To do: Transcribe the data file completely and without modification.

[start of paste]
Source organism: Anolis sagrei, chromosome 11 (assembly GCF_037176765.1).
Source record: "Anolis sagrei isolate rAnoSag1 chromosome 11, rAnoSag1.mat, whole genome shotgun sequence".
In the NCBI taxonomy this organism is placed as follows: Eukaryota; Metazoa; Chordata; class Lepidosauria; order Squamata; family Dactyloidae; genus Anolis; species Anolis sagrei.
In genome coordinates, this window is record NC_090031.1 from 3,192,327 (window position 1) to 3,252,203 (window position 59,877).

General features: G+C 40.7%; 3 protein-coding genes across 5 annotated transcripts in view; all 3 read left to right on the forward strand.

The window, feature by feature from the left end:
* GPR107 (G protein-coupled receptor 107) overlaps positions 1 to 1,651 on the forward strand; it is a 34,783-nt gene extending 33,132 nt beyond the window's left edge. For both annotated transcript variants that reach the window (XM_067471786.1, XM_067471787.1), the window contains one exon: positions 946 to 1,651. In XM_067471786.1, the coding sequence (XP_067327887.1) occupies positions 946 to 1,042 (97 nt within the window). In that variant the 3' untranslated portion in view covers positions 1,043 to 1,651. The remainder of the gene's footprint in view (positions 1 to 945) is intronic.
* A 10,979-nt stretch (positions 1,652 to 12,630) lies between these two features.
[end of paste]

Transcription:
Source organism: Anolis sagrei, chromosome 11 (assembly GCF_037176765.1).
Source record: "Anolis sagrei isolate rAnoSag1 chromosome 11, rAnoSag1.mat, whole genome shotgun sequence".
In the NCBI taxonomy this organism is placed as follows: Eukaryota; Metazoa; Chordata; class Lepidosauria; order Squamata; family Dactyloidae; genus Anolis; species Anolis sagrei.
In genome coordinates, this window is record NC_090031.1 from 3,192,327 (window position 1) to 3,252,203 (window position 59,877).

General features: G+C 40.7%; 3 protein-coding genes across 5 annotated transcripts in view; all 3 read left to right on the forward strand.

The window, feature by feature from the left end:
* GPR107 (G protein-coupled receptor 107) overlaps positions 1 to 1,651 on the forward strand; it is a 34,783-nt gene extending 33,132 nt beyond the window's left edge. For both annotated transcript variants that reach the window (XM_067471786.1, XM_067471787.1), the window contains one exon: positions 946 to 1,651. In XM_067471786.1, the coding sequence (XP_067327887.1) occupies positions 946 to 1,042 (97 nt within the window). In that variant the 3' untranslated portion in view covers positions 1,043 to 1,651. The remainder of the gene's footprint in view (positions 1 to 945) is intronic.
* A 10,979-nt stretch (positions 1,652 to 12,630) lies between these two features.